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									Attention-Deficit/Hyperactivity Disorder and Substance
Use Disorders in Adolescents
http:// www.ps ychi atricti mes.com/showArticle.jhtml?articleId=177101046

By Timothy Wilens, M.D.

Psychiatric Times January 2006 Vo l. XXV Issue 1

The overlap between attention-deficit/ hyperactivity disorder and alcohol or drug abuse or
dependence (referred to here as substance use disorders [SUDs]) in adolescents has been
an area of increasing clinical, research and public health interest. Appearing in early
childhood, ADHD affects from 6% to 9% of children and adolescents worldwide
(Anderson et al., 1987) and up to 5% of adults (Kessler, in press). Longitudinal data
suggest that childhood ADHD persists into adolescence in 75% of cases and into
adulthood in approximately one-half of cases (for review, see Weiss, 1992). Substance use
disorders usually appear in adolescence or early adulthood and affect between 10% to 30%
of U.S. adults and a less defined, but sizable, number of juveniles (Kessler, 2004). The
study of comorbidity between SUDs and ADHD is relevant to both research and clinical
practice in developmental pediatrics, psychology and psychiatry with implications for
diagnosis, prognosis, treatment and health care delivery.

Overlap Between ADHD and SUD

Structured psychiatric diagnostic interviews assessing ADHD and other disorders in
substance-abusing groups have indicated that from one-third to one- half of adolescents
with SUDs have ADHD (DeMilio, 1989; Milin et al., 1991). For example, aggregate data
from government-funded studies of mainly cannabis-abusing youth indicate that ADHD is
the second most common comorbidity with from 40% to 50% of both girls and boys
manifesting full criteria for ADHD. Data largely ascertained from adult groups with SUDs
also show an earlier onset and more severe course of SUD associated with ADHD (Carroll
and Rounsaville, 1993; Levin and Evans, 2001).

ADHD as a Risk Factor or Precursor for SUD

The association of ADHD and SUDs is particularly compelling from a developmental
perspective as ADHD appears to manifest itself earlier than the SUD; therefore, the SUD
is an unlikely risk factor for ADHD. Thus, it is important to evaluate to what extent
ADHD is a precursor of SUDs. Prospective studies of children with ADHD have provided
evidence that the group with conduct or bipolar disorders co-occurring with ADHD have
the poorest outcome with respect to developing SUDs and major morbidity (Biederman et
al., 1997; Mannuzza et al., 1993). As part of an ongoing prospective study of ADHD, it
was found that differences in the risk for SUDs in adolescents with ADHD (mean age=15)
compared to controls without ADHD were accounted for by comorbid conduct or bipolar
disorders (Biederman et al., 1997). However, it also has been shown that the age of risk for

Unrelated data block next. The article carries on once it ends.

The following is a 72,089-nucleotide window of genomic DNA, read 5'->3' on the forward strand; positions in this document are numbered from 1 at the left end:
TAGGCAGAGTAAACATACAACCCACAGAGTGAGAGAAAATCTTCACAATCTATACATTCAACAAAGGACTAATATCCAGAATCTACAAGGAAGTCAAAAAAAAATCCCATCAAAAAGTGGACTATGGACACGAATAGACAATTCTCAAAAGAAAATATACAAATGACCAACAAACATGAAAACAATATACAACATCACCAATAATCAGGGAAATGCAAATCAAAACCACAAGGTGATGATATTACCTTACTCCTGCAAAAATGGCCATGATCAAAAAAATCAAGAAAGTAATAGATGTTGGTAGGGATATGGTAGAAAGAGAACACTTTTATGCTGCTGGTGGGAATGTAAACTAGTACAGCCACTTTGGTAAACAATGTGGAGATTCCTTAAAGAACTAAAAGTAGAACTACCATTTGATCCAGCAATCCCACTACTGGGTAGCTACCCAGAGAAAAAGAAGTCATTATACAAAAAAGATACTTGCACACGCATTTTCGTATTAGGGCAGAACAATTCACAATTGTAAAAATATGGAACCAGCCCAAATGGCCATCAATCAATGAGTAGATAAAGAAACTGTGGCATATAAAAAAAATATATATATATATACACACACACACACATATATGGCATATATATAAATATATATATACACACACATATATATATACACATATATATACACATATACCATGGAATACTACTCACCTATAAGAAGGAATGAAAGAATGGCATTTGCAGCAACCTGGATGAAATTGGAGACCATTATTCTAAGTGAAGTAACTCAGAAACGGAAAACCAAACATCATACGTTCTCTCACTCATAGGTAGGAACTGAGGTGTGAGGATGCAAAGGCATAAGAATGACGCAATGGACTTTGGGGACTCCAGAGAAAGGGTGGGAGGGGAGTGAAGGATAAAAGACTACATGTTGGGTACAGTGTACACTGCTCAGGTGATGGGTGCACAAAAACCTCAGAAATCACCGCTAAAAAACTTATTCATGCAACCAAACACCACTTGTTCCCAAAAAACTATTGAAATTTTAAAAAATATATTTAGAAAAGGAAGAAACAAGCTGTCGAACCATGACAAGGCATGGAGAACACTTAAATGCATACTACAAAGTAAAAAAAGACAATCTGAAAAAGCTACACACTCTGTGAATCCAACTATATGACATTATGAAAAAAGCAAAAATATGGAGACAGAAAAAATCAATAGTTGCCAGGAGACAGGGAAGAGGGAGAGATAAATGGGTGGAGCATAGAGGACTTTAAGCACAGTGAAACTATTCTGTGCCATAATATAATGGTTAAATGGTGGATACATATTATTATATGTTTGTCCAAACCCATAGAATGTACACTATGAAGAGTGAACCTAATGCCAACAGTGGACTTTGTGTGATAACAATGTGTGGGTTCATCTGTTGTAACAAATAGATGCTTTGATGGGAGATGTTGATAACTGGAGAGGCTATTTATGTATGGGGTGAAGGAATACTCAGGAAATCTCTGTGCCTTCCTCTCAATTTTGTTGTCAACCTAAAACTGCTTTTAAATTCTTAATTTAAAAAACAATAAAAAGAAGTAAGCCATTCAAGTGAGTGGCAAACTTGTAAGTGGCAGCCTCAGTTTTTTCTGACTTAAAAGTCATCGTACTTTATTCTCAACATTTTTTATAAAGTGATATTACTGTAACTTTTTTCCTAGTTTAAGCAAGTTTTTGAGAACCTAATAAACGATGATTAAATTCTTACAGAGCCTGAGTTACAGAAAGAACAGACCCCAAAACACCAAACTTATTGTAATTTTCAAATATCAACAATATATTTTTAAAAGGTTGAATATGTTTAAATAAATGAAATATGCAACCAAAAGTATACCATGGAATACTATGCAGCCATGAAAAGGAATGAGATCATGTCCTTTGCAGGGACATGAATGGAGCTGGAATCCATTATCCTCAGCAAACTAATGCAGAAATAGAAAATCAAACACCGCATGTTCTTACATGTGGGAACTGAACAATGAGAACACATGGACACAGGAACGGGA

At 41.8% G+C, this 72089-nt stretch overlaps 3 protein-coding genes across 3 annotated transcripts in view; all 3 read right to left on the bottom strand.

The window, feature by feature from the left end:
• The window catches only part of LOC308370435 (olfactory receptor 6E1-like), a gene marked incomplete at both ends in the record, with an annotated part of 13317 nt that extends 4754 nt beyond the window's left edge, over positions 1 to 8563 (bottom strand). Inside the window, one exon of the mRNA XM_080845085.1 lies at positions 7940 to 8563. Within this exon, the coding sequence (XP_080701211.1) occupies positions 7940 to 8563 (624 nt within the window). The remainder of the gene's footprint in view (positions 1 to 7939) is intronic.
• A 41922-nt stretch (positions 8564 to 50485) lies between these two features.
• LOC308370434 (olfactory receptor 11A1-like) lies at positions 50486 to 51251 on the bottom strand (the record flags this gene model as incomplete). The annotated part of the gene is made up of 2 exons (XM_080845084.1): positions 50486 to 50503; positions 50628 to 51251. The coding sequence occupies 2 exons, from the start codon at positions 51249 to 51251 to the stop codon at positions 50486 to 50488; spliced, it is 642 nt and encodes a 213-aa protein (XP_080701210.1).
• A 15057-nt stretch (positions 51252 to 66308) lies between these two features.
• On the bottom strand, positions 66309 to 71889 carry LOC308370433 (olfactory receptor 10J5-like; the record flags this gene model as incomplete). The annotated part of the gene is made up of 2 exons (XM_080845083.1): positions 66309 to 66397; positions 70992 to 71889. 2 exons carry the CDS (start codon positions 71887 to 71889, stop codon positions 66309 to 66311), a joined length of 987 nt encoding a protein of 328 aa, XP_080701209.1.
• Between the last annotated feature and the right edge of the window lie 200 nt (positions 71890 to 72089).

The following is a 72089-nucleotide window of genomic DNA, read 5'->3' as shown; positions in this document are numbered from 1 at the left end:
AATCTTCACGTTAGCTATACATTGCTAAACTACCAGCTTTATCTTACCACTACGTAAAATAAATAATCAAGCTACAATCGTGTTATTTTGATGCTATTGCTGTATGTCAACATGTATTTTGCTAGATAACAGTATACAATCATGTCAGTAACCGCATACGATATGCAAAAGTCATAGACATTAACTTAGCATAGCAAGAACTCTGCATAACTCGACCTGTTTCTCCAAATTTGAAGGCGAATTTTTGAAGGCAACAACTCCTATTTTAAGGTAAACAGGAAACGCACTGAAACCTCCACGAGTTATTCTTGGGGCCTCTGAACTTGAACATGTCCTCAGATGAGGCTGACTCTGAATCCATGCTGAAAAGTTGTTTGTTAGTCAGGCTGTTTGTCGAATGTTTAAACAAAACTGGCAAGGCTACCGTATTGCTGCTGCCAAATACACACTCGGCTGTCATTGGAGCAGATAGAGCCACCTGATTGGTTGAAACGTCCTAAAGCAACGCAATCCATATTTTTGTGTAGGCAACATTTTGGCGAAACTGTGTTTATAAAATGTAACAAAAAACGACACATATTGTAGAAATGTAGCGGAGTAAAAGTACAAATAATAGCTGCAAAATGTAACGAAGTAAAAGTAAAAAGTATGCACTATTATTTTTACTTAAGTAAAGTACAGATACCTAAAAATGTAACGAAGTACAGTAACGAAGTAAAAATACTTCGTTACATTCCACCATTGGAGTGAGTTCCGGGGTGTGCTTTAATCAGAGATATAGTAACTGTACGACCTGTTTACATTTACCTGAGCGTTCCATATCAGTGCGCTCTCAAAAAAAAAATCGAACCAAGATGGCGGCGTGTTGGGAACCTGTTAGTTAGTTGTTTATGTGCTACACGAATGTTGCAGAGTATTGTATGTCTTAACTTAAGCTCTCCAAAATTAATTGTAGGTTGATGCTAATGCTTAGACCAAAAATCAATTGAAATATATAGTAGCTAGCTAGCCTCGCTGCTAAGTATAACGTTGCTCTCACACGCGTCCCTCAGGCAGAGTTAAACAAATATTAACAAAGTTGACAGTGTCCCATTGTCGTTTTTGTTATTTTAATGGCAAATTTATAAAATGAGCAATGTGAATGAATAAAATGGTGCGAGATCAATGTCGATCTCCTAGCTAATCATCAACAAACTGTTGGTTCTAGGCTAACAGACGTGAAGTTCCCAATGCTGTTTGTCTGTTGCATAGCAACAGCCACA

SUD onset in adolescents without comorbid ADHD is approximately 17 years in girls and
19 years in boys (Biederman et al., in press-a; Milberger et al., 1997b). These findings
were confirmed by Katusic and associates (2005) and Molina and Pelham (2003), who
have shown elevated risk of SUDs in adolescents with ADHD.

ADHD treatment and SUD. Clarification of the critical influence of ADHD treatment in
youth on later SUDs remains hampered by methodological issues. Since prospective
studies in youth with ADHD are naturalistic, and hence not randomized for treatment,
attempts to disentangle positive or deleterious effects of treatment from the severity of the
underlying condition(s) are hampered by serious confounds. Whereas concerns of the
abuse liability and potential kindling of specific types of abuse (e.g., cocaine) secondary to
early stimulant exposure in children with ADHD have been raised (Drug Enforcement
Administration, 1995; Vitiello, 2001), the preponderance of clinical data do not appear to
support such a contention.

To reconcile findings in this important area, my group completed a meta-analysis of the
literature (Faraone and Wilens, 2003; Wilens et al., 2003). We included studies examining
the later risk of SUDs in children exposed to stimulant pharmacotherapy, identifying two
studies into adolescence and five studies into adulthood. We found that stimulant
pharmacotherapy did not increase the risk for later SUDs. In fact, we found that stimulant
pharmacotherapy protected against later SUDs (odds ratio of 1.9) and that the effect was
stronger in adolescents relative to adults (Wilens et al., 2003). It is notable that the
magnitude of risk reduction (e.g., 50% reduction in risk) indicated that the ultimate risk of
SUDs in treated individuals with ADHD may approximate the level of risk in individuals
without ADHD (general population).

SUD Pathways Associated With ADHD

An increasing body of literature shows an intriguing association between ADHD and
cigarette smoking. It has been previously reported that ADHD is a significant predictor for
early initiation of cigarette smoking (before age 15) and that conduct and mood disorders
comorbid with ADHD put youth at particularly high risk for early-onset smoking
(Milberger et al., 1997a) (Figure). Data also suggest that one-half of smokers with ADHD
go on to later SUDs (Biederman et al., in press-b). This is not surprising given that not
only does smoking lead to peer group pressures and availability of illicit substances, but
that nicotine exposure may make the brain more susceptible to later behavioral disorders
and SUDs (Trauth et al., 2000). Furthermore, nicotinic- modulating agents are increasingly